Picking up on the CECAN webinar last year on the topic ‘How to evaluate – or commission – an evaluation when everything is messy’, Dione Hills (Tavistock Institute and CECAN Associate) was asked to give a key note speech last month at the Norwegian Evaluation Conference.
Alex Penn and Pete Barbrook-Johnson (Senior Research Fellows in CECAN) recently delivered a bespoke 1-day course on participatory systems mapping for researchers and policy makers in the new SIPHER project.
CECAN Fellow, Jayne Cox, has published a project report from her funded fellowship project entitled “How does the commissioning process inhibit the uptake of complexity-appropriate evaluation?”.
People attending CECAN training and events often want to hear about evaluations that ‘failed’ because the wrong (i.e. not complexity appropriate) methods or approach were used. Providing such examples is not easy: accounts of evaluations that ‘fail’ are rarely published, and when we have examples from our own practice, confidentiality – or embarrassment – can make it hard to talk about these in public.
Artists and academics and everyday people who care about the health of the planet have been doing the calculus for a long time. There is a new urgency to these calculations now, partly thanks to the School Strikes and Extinction Rebellion, and underpinned by a wave of action-oriented estimates about the state of the global ecosystem and its capacity to carry all life, including a human race projected to reach nearly 10 billion people by 2050 (UN 2017).
We and our colleagues often talk a good game when it comes to complexity. We want to understand nuance and context, and we know things are messier than we realise. Yet, we still struggle to grapple with complex issues and can feel frustrated with our lack of progress, or others’ seemingly foggy thinking.
The webinar views the challenge of creating complexity-informed evaluation by seeing it as a public management challenge. How can public management adopt a more complexity-informed approach? The session will outline an emerging complexity-informed approach to public management: the Human, Learning, Systems (HLS) approach.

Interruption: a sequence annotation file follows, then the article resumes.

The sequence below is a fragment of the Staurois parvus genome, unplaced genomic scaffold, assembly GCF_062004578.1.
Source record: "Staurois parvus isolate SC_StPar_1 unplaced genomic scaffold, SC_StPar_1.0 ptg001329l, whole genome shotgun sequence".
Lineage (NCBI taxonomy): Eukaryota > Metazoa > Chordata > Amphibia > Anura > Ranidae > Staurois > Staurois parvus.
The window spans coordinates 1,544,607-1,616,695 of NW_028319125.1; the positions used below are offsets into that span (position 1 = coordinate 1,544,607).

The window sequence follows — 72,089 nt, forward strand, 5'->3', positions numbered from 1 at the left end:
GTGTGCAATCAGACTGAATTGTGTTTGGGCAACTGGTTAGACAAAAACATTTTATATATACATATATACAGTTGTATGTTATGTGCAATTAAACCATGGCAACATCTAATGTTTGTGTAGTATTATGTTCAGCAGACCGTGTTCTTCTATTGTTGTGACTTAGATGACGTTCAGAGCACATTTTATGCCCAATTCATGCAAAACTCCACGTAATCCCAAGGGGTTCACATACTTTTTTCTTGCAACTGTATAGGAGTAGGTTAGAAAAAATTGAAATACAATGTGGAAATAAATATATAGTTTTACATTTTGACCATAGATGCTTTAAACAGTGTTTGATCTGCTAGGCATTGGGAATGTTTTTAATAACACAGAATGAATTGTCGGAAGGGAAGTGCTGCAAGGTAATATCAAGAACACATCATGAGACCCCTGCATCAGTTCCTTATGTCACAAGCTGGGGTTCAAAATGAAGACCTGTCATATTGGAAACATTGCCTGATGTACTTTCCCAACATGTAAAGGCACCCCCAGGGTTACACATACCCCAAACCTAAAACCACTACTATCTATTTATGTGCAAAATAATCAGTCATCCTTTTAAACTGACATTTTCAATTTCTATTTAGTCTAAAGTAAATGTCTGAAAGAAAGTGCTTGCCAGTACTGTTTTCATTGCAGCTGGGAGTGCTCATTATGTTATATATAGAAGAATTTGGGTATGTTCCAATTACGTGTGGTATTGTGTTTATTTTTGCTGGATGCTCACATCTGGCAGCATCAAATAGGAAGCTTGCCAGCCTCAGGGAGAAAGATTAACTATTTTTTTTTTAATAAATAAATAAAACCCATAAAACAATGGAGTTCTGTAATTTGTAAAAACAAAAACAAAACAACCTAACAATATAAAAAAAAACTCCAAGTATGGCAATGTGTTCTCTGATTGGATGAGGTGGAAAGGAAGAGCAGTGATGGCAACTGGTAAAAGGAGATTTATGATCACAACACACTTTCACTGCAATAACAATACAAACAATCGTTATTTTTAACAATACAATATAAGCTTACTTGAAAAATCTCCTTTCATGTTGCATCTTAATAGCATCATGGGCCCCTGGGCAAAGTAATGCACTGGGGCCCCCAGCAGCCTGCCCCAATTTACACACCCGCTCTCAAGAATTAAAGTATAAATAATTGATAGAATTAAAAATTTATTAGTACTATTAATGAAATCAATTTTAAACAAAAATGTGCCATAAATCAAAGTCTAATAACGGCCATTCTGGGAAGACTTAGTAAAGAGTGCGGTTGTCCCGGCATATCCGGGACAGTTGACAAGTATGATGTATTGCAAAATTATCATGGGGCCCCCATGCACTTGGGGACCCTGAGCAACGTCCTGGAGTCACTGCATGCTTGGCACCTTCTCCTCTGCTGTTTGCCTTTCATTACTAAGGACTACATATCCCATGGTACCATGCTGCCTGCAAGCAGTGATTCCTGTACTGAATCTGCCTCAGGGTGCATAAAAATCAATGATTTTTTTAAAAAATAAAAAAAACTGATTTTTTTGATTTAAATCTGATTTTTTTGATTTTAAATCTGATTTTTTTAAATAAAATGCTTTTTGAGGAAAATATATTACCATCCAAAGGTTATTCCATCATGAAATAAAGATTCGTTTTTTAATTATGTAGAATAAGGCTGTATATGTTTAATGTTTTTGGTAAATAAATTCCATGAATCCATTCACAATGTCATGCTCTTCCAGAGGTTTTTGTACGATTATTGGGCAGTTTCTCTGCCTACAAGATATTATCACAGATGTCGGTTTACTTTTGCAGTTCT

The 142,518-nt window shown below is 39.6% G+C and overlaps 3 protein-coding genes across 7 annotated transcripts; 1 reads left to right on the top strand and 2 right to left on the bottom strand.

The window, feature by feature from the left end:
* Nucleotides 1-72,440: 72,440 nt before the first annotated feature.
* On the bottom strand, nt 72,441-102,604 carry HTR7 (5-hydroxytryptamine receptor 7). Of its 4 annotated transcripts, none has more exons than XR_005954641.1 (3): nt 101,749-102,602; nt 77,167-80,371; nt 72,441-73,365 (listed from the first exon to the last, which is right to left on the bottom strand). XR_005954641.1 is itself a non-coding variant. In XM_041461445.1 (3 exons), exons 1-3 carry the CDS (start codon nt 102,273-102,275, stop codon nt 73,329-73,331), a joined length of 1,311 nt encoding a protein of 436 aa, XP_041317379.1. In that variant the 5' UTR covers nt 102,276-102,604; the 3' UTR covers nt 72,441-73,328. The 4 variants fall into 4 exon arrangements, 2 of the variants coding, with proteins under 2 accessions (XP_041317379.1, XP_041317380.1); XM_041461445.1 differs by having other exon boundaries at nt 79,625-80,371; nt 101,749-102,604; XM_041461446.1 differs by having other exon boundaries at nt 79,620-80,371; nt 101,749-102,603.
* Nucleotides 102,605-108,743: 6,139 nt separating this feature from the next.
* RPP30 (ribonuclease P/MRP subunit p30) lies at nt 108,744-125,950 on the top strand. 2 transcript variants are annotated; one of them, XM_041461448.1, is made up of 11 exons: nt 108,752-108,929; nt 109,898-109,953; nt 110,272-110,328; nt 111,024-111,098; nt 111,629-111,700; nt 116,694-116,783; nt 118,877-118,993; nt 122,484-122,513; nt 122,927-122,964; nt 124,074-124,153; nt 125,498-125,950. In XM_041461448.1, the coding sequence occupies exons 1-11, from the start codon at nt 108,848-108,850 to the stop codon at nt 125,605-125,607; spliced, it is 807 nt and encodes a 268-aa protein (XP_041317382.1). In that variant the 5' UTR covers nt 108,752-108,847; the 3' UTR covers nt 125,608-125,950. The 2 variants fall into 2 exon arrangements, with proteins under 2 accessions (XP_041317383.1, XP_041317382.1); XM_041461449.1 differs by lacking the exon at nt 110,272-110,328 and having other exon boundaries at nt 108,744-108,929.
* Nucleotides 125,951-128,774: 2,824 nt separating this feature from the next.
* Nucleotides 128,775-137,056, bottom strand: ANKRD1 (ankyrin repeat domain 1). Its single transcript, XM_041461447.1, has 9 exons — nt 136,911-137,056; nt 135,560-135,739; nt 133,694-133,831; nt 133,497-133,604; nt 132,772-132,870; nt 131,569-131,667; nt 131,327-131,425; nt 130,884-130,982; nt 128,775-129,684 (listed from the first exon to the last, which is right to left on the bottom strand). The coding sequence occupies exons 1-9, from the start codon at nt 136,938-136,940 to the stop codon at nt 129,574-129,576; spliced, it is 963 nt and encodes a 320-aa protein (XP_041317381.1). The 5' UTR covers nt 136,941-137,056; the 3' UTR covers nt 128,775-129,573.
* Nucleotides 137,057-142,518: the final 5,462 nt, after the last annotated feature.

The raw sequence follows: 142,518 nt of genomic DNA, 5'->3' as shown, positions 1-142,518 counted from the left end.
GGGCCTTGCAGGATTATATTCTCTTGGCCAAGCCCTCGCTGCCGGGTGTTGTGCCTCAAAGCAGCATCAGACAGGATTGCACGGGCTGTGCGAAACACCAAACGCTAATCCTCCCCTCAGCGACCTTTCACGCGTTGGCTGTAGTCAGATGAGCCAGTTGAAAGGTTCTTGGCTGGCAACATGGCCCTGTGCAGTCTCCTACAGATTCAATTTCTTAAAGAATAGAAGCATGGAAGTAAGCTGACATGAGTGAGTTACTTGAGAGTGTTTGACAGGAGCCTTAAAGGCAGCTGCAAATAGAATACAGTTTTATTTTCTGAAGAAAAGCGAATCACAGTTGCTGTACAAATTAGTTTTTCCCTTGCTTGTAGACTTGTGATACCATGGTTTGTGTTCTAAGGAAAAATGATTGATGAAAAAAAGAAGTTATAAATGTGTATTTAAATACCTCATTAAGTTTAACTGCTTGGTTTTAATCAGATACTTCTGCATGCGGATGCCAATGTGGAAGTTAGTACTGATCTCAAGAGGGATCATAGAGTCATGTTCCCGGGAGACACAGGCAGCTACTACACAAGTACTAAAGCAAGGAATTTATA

CECAN Webinar: Co-Creation of Innovation: Group Concept Mapping to Value and Engage More Knowledgeable Others in Authoring and Valuing Complex Systems
Participation in defining elements or issues within a system is a critical requirement in defining that system adequately. In many social policy spaces, hearing the voices of those who are affected, and who have a lived knowledge of the issues, is foundational. This is equally important in defining the elements of a complex system to anchor evaluation.
CECAN Webinar: Using the System Effects Methodology to Understand the User Experience of Complex Systems
This webinar will present an overview of the System Effects methodology, an approach developed to understand the user experience of complex systems. System Effects draws on the methodological approaches of soft systems thinking, fuzzy cognitive mapping, and graph theoretical analysis.
We know research impact unfolds in complex and unpredictable ways, so how on earth do we learn from and evaluate it? In this blog, I will take a look at some of the approaches we have been developing and using in CECAN – a research centre set up to tackle the issue of complexity in evaluation. I will explain how you can use these approaches to do a quick and effective evaluation of complex research impacts, helping you understand what works and why.
Public policy questions are often complex. Decisions rely on both evidence and values. Where should these values come from: politicians, public officials, independent experts, or the public?
This session briefly outlines the origins of theory of change, its purpose, and wide variety of uses. The main message is to show that theory of change as a tool, is instrumental in helping evaluators, intervention managers, and wider stakeholders, understand how change happens. In turn this contributes to better targeted and shaped interventions, and ultimately improved practice.
The field of complexity related research is growing apace, and CECAN has been at the forefront of exploring how research methods from this field can be incorporated into evaluation practice (given sufficient resources, expertise and willingness on the part of evaluation funders!).
Many policies are ‘complex’, that is, they have multiple objectives and multiple actors with possibly conflicting objectives, feedback loops, and policy outcomes that are dependent on the details of the policy history. Evaluating such policies is correspondingly difficult, because often the impact of the policy is unpredictable and the outcomes may be highly context dependent.
CECAN Webinar – Risk Analysis at the Food Standards Agency Post EU-Exit: The Role of Economics and Social Science in Informing Risk Management
On 6th February, Vanna Aldin (Head of Analytics and Chief Economist at the Food Standards Agency) kindly presented a CECAN Webinar on ‘Risk Analysis at the Food Standards Agency post EU-Exit: The role of economics and social science in informing risk management’.